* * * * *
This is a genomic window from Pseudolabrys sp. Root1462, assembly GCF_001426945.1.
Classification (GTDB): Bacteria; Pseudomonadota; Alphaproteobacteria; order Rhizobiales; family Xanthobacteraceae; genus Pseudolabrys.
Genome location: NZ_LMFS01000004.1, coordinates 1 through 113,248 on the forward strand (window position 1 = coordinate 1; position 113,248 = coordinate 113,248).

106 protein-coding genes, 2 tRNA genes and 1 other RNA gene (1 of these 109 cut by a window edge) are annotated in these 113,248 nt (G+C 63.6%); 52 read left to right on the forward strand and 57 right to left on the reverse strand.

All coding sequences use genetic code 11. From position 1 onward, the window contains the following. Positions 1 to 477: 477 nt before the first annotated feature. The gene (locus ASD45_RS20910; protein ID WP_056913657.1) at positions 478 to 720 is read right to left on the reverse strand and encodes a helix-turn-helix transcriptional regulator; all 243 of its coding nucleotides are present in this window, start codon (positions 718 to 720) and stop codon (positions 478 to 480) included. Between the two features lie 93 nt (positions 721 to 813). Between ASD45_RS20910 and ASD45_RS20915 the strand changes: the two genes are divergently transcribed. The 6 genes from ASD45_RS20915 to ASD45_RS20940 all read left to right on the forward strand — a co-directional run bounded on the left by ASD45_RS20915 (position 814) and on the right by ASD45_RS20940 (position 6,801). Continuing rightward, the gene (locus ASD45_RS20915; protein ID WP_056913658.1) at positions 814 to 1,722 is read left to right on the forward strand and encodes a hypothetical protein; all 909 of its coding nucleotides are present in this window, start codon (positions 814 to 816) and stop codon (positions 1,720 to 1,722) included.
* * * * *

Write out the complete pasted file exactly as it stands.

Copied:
This is a genomic window from Pseudolabrys sp. Root1462, assembly GCF_001426945.1.
Classification (GTDB): Bacteria; Pseudomonadota; Alphaproteobacteria; order Rhizobiales; family Xanthobacteraceae; genus Pseudolabrys.
Genome location: NZ_LMFS01000004.1, coordinates 1 through 113,248 on the forward strand (window position 1 = coordinate 1; position 113,248 = coordinate 113,248).

106 protein-coding genes, 2 tRNA genes and 1 other RNA gene (1 of these 109 cut by a window edge) are annotated in these 113,248 nt (G+C 63.6%); 52 read left to right on the forward strand and 57 right to left on the reverse strand.

All coding sequences use genetic code 11. From position 1 onward, the window contains the following. Positions 1 to 477: 477 nt before the first annotated feature. The gene (locus ASD45_RS20910; protein ID WP_056913657.1) at positions 478 to 720 is read right to left on the reverse strand and encodes a helix-turn-helix transcriptional regulator; all 243 of its coding nucleotides are present in this window, start codon (positions 718 to 720) and stop codon (positions 478 to 480) included. Between the two features lie 93 nt (positions 721 to 813). Between ASD45_RS20910 and ASD45_RS20915 the strand changes: the two genes are divergently transcribed. The 6 genes from ASD45_RS20915 to ASD45_RS20940 all read left to right on the forward strand — a co-directional run bounded on the left by ASD45_RS20915 (position 814) and on the right by ASD45_RS20940 (position 6,801). Continuing rightward, the gene (locus ASD45_RS20915; protein ID WP_056913658.1) at positions 814 to 1,722 is read left to right on the forward strand and encodes a hypothetical protein; all 909 of its coding nucleotides are present in this window, start codon (positions 814 to 816) and stop codon (positions 1,720 to 1,722) included.